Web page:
One to watch: Zach Wallace. Nominated for the 2019 FIH Rising Star of the Year Award, Zach Wallace is a wonderfully gifted, energetic and versatile player who looks to have a long international future ahead of him.
For more information on Great Britain, check out our special interview spotlight feature by clicking .
About the team: Canada will make their eighth Olympic appearance in the same city they made their first, with the Red Caribou debuting at the Tokyo 1964 Games. The team have long been one of the giants of Pan American hockey, becoming continental champions on no less than five occasions. They have yet to achieve an Olympic finish higher than tenth, but will be aiming to change that in Tokyo, having qualified by battling past Ireland in the 2019 FIH Hockey Olympic Qualifiers.
Captain’s comment – Scott Tupper: “Our best placement at an Olympic Games is tenth position, so if we can get into a quarter-final it would be the best performance by the Canadian men’s team ever, and we would love to do that. But I do really think it is one game at a time, and not letting say a tough match at the start of the tournament roll into the next game. Ultimately, it is possible that you could get through with two good results. We’d love to have more than two, but we really need to make sure that whether the previous game has gone well or not so well, we put it to bed and have a good game plan ready to go in order to be ready to seize any opportunity that might present itself.”
One to watch: Scott Tupper. Canada’s captain and talisman is a rock-solid defender who leads by example. Committed in the tackle and blessed with great vision, Tupper has a habit of controlling games from the back line and also getting on the scoresheet with crucial goals.
For more information on Canada, check out our special interview spotlight feature by clicking .
About the team: South Africa sealed their ticket to Tokyo by becoming African continental champions in 2019, with veteran defender Austin Smith playing a huge role in the success by finishing as competition top scorer with ten goals in five matches. The team has long been the dominant force in African hockey and will be determined to make a big impression in Tokyo. There have been two late athlete replacements for the South Africa team, with Daniel Bell and Rusten Abrahams replacing Clinton Panther and Mohamed Mea. To see the updated South Africa team list, click .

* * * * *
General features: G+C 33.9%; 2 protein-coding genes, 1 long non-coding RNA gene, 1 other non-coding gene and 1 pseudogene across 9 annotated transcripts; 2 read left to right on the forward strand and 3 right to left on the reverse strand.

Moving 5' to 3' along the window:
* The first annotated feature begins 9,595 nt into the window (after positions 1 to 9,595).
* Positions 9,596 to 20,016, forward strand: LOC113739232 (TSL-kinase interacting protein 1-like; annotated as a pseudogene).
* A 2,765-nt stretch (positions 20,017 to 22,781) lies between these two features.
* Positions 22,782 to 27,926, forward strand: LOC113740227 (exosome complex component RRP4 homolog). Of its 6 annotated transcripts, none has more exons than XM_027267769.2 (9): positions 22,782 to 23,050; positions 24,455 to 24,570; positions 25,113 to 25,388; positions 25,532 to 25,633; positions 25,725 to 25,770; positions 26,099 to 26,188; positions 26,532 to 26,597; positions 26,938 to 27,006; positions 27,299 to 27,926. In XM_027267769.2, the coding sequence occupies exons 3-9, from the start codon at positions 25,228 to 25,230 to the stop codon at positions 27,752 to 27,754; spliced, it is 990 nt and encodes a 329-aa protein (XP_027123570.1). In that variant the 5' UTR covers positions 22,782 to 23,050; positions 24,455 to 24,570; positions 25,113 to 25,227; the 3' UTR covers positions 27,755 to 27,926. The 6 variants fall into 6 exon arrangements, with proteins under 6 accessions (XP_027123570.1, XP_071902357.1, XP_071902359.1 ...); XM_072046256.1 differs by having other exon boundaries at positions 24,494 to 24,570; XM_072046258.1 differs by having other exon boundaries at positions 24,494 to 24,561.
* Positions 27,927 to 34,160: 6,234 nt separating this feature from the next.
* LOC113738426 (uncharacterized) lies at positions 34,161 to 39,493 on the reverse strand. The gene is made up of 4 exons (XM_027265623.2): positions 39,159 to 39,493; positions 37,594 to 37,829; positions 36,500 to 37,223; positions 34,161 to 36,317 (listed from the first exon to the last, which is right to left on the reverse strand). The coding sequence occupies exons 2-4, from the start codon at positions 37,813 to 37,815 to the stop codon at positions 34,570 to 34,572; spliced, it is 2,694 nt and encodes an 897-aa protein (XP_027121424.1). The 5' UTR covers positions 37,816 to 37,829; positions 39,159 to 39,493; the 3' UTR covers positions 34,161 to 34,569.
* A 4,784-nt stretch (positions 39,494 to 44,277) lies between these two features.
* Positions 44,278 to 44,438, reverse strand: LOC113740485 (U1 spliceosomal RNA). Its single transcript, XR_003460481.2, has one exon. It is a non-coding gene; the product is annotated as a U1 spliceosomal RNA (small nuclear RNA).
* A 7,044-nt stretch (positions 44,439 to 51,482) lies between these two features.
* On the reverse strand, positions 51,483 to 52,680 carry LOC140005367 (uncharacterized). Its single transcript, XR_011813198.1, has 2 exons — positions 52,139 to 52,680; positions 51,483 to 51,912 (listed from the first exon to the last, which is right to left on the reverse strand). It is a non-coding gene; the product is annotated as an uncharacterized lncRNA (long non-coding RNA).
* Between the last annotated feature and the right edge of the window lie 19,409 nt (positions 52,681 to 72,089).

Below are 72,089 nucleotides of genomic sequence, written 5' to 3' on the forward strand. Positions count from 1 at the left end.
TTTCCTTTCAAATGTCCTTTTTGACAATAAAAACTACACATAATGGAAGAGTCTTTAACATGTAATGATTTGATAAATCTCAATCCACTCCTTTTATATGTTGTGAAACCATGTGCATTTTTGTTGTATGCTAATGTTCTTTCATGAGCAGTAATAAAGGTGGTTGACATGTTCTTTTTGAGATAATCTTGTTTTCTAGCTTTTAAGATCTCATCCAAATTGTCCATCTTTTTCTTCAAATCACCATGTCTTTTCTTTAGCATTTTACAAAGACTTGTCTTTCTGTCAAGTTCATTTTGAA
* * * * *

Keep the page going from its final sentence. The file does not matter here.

Coach Quote – Garreth Ewing: “It’s definitely been an interesting 12 months. I think we have taken the positive in growing in maturity and culture over the past year. It is a great opportunity to make an improvement in the world rankings, but that is something we want to do over a sustainable period. I am very pleased with the squad we have put together. It was a difficult process, but I am certain we have the team that can go to games and meet our objectives.”
One to watch: Tim Drummond. South Africa’s captain is an influential midfielder who has plied his trade arguably the toughest club league in the world, representing Klein Zwitzerland and SCHC in the Dutch Hoofdklasse. Tokyo 2020 will be his second Olympics, having also been part of the squad that competed at the London 2012 Games.
For more information on South Africa, check out our special interview spotlight feature by clicking .
The hockey competitions at the Olympic Games Tokyo 2020 will take place from Saturday 24 July to Friday 6 August 2021. Both the men’s and women’s competitions feature 12 teams, split into two pools of six ahead of quarter-finals, semi-finals and medal matches. For more information about the hockey competitions at the Olympic Games Tokyo 2020, visit